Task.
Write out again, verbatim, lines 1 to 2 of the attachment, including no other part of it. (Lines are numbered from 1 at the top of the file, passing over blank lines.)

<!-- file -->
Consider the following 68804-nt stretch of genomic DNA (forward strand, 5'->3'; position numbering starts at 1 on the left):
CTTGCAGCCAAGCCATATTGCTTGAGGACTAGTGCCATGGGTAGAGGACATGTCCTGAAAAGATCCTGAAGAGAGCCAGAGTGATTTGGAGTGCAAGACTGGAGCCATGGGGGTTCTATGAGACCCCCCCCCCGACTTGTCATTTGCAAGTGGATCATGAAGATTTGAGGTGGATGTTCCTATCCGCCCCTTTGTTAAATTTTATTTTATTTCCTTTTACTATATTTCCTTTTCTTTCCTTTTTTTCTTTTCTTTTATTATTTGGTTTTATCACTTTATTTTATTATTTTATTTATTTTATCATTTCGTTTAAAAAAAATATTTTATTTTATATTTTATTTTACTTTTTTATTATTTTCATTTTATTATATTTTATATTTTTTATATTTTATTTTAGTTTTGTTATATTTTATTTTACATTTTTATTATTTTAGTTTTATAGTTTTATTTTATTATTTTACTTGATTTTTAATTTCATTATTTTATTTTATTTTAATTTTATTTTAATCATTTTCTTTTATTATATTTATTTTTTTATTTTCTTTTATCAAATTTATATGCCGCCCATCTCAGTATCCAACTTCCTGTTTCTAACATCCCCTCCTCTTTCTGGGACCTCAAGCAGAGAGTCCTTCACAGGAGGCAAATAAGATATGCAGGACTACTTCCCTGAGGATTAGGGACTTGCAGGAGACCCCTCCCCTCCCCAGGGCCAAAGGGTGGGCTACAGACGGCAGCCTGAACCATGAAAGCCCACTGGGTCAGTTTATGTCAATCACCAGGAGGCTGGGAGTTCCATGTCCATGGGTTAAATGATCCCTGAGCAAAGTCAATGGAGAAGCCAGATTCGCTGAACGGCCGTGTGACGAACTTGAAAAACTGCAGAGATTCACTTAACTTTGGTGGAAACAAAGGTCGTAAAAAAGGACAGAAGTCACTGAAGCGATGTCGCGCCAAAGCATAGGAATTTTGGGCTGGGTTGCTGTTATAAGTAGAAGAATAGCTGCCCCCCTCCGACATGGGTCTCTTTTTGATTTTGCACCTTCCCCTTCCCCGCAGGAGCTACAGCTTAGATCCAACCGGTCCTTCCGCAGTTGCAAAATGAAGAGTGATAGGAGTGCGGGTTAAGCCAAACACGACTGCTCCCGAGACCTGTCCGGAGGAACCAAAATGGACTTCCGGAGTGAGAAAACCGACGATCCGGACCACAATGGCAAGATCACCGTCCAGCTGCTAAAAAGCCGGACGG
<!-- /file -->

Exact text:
Consider the following 68804-nt stretch of genomic DNA (forward strand, 5'->3'; position numbering starts at 1 on the left):
CTTGCAGCCAAGCCATATTGCTTGAGGACTAGTGCCATGGGTAGAGGACATGTCCTGAAAAGATCCTGAAGAGAGCCAGAGTGATTTGGAGTGCAAGACTGGAGCCATGGGGGTTCTATGAGACCCCCCCCCCGACTTGTCATTTGCAAGTGGATCATGAAGATTTGAGGTGGATGTTCCTATCCGCCCCTTTGTTAAATTTTATTTTATTTCCTTTTACTATATTTCCTTTTCTTTCCTTTTTTTCTTTTCTTTTATTATTTGGTTTTATCACTTTATTTTATTATTTTATTTATTTTATCATTTCGTTTAAAAAAAATATTTTATTTTATATTTTATTTTACTTTTTTATTATTTTCATTTTATTATATTTTATATTTTTTATATTTTATTTTAGTTTTGTTATATTTTATTTTACATTTTTATTATTTTAGTTTTATAGTTTTATTTTATTATTTTACTTGATTTTTAATTTCATTATTTTATTTTATTTTAATTTTATTTTAATCATTTTCTTTTATTATATTTATTTTTTTATTTTCTTTTATCAAATTTATATGCCGCCCATCTCAGTATCCAACTTCCTGTTTCTAACATCCCCTCCTCTTTCTGGGACCTCAAGCAGAGAGTCCTTCACAGGAGGCAAATAAGATATGCAGGACTACTTCCCTGAGGATTAGGGACTTGCAGGAGACCCCTCCCCTCCCCAGGGCCAAAGGGTGGGCTACAGACGGCAGCCTGAACCATGAAAGCCCACTGGGTCAGTTTATGTCAATCACCAGGAGGCTGGGAGTTCCATGTCCATGGGTTAAATGATCCCTGAGCAAAGTCAATGGAGAAGCCAGATTCGCTGAACGGCCGTGTGACGAACTTGAAAAACTGCAGAGATTCACTTAACTTTGGTGGAAACAAAGGTCGTAAAAAAGGACAGAAGTCACTGAAGCGATGTCGCGCCAAAGCATAGGAATTTTGGGCTGGGTTGCTGTTATAAGTAGAAGAATAGCTGCCCCCCTCCGACATGGGTCTCTTTTTGATTTTGCACCTTCCCCTTCCCCGCAGGAGCTACAGCTTAGATCCAACCGGTCCTTCCGCAGTTGCAAAATGAAGAGTGATAGGAGTGCGGGTTAAGCCAAACACGACTGCTCCCGAGACCTGTCCGGAGGAACCAAAATGGACTTCCGGAGTGAGAAAACCGACGATCCGGACCACAATGGCAAGATCACCGTCCAGCTGCTAAAAAGCCGGACGG